Comics Review: The Sculptor – by Scott McCloudon April 28, 2015 at 11:10 pm
The Sculptor is the latest work from Scott McCloud (Destroy, New Adventures of Abraham Lincoln). And I’m not gonna lie. As square as this makes me sound, I thought the book was a fuckin’ ride. I loved it; I can’t remember the last time I read a 500 page graphic novel that was actually fun and enjoyable. I feel most graphic novels that size can be a bit of a slog due to the burden of proving the literary potential of the medium. Sometimes I just want a engine that’ll pull me through 500 pages, maybe slip in a big idea or two and get out.
The big idea in the case of The Sculptor is something I think a lot of cartoonists can relate to. It’s a question I ponder every year, walking around APE and thinking about all these people following their stupid dreams. Namely, why are we doing this!!!??? Why are we all throwing away our lives, our youth and vitality all for some pile of shitty comics!!??? This is crazy!!!
The story begins when a sculptor decides to make a bargain with death. He will die in 200 days in exchange for the ability to sculpt anything. Did I mention this book has a really simple premise? Anyway, he goes around trying to get noticed in the art world. When that doesn’t work out, he takes it to the street, and eventually works his way to transforming a skyscraper into giant statue of his dead girlfriend. I was moved but I dunno. I woulda taken a day or two to repair the nation’s crumbling infrastructure. I guess I’m a sucker for well executed action in comics, but for me, the scenes of the character molding giant blocks of granite like it was silly putty was a highlight of the book. It reminded me of 90’s comics when cartoonists were just figuring out that the medium could be about anything but still hadn’t quite figured out how to shed their work of all the superhero influences yet. I’ve heard criticism that the sculptures were banal. But seriously, dude? If you walked out your front door and saw a giant 50 story tall sculpture of a woman holding a baby, you wouldn’t be impressed!? Well I hope you’re happy, ’cause they’re probably gonna get the city to label it seismically unsafe, knock it down and build some condos for some billionaires.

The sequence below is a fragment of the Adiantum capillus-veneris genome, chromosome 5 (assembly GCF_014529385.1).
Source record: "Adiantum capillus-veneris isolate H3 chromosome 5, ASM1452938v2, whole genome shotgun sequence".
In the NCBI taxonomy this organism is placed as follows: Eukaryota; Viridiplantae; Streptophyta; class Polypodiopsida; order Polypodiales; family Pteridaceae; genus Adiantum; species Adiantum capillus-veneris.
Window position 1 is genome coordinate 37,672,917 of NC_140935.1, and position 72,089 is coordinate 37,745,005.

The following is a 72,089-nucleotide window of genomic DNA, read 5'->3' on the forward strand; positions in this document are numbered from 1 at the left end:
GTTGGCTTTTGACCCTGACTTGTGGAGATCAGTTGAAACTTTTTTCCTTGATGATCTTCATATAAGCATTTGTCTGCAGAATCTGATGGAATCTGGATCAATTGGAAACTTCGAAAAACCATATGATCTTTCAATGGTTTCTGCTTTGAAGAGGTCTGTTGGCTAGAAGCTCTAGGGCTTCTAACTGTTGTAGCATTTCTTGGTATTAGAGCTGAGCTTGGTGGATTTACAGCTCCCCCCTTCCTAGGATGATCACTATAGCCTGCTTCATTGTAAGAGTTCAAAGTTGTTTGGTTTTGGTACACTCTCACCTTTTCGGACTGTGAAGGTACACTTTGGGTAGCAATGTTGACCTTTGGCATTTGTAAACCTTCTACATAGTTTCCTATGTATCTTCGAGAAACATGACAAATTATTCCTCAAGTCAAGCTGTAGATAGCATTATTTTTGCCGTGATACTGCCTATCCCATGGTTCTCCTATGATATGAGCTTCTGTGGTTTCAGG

As much as I enjoyed all the sculpting, the best parts of the book in my opinion were the ones where the main character dealt with his girlfriend’s depression. I guess I’ve heard readers complaining that she should have taken her meds. But as she explains, her medication dulls her experience of the world. Maybe it causes constipation or something too. I’ve known mentally ill people in my life and it’s so frustrating; I feel like I’m being sucked into a vortex. All I want to do is end the relationship and move on with my life and breathe fresh air again. The book really captured that relationship in a way I’ve never seen before. It rang so true and honest, it was almost embarrassing to read. I also found it really moving how the main character sticks it out with her. I can say I really wanted this couple to make it. This, despite the main character being something of an douchebag.
I said it. I won’t beat around the bush any longer. The main character is petulant, bratty and follows all these stupid rules he’s set out for himself. I guess I can see why he’d be a turn off to some folks, but being an artist myself and knowing other artists, I can also see how completely unflinchingly realistic this guy is. I knew an artist once who had a rule that he would be a virgin forever. It was funny when he was a teenager. But when he was in his 20’s and he’d be bragging about this fact to women on first dates, it just got weird. I too once filled my life with stupid rules. I used to have a rule that I would never eat fast food. Then I got stranded in Wyoming with no money and a stranger bought me a apple pie from McDonald’s and I told him I couldn’t accept it and he basically had to toss it into my lap and then I started crying while eating it.
So I’ll defend this character to the bitter end. And the fact that despite his flaws, I was still rooting for him was a pretty neat trick. If I did have one criticism of the book, it’s that I don’t understand why anyone would make that deal with death in the first place. Even at my youngest and stupidest, I probably would have given 30 years of my life for some awesome power to create art. But what kind of maniac would agree to die in 200 days!? I’m not a sculptor but if I apply it to comics, that power would basically translate to the power to create comics at infinite speed or maybe having a studio of assistants who could all draw like me. I calculated recently that over the rest of my life I’ll spend about 7 years sitting at my drawing desk so I guess 7 years seems like a good lower bound to trade for being Jim Davis. But yeah, all but 200 days is way too much.